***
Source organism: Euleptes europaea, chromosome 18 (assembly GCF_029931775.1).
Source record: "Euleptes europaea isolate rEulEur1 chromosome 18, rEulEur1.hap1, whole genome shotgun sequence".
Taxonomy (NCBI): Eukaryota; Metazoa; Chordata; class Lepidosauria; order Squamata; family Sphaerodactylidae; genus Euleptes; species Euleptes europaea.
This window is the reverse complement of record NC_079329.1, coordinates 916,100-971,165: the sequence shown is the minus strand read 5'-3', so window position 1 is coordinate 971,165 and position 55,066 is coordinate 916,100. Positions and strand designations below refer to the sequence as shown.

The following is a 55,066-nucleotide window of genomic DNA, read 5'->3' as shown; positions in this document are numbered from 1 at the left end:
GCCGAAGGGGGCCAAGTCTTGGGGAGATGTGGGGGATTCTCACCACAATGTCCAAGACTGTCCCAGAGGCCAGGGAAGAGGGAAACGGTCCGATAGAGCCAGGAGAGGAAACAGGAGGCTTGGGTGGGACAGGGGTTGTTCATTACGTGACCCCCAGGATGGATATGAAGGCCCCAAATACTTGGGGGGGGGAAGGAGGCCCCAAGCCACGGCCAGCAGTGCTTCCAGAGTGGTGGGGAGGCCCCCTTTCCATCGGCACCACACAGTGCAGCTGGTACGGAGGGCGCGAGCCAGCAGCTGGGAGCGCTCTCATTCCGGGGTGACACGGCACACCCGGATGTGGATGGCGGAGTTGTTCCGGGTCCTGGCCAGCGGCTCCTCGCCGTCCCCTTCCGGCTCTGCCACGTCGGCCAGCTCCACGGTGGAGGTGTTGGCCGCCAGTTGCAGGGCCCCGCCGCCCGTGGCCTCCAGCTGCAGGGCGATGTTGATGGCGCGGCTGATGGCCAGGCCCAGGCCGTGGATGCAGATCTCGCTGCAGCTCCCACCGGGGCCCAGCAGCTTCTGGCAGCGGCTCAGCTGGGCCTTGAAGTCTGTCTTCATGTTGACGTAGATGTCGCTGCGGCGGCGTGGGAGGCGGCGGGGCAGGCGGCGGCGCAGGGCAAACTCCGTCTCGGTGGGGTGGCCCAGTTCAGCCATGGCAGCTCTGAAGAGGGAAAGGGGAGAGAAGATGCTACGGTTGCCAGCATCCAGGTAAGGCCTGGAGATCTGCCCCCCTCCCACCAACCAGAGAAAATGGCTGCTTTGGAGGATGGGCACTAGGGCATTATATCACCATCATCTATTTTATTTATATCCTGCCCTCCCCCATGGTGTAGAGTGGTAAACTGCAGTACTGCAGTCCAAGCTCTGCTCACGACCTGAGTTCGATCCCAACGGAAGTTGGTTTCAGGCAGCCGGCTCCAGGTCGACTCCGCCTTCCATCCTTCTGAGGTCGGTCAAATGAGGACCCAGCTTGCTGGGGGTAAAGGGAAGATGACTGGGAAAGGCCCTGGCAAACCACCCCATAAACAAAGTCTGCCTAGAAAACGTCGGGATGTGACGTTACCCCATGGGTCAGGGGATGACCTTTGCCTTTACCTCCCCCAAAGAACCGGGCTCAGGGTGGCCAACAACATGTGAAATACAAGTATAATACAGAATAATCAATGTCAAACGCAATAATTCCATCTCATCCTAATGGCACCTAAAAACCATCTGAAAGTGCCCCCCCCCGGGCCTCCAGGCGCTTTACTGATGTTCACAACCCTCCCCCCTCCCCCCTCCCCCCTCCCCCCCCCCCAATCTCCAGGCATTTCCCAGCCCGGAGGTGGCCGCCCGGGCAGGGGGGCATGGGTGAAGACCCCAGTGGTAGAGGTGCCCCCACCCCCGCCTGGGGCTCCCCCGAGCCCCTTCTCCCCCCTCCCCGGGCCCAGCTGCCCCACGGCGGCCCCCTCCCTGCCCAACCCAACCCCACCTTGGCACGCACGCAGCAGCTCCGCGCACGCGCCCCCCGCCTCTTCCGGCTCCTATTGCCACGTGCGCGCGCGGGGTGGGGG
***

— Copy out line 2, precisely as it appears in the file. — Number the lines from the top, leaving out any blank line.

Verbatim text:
Source record: "Euleptes europaea isolate rEulEur1 chromosome 18, rEulEur1.hap1, whole genome shotgun sequence".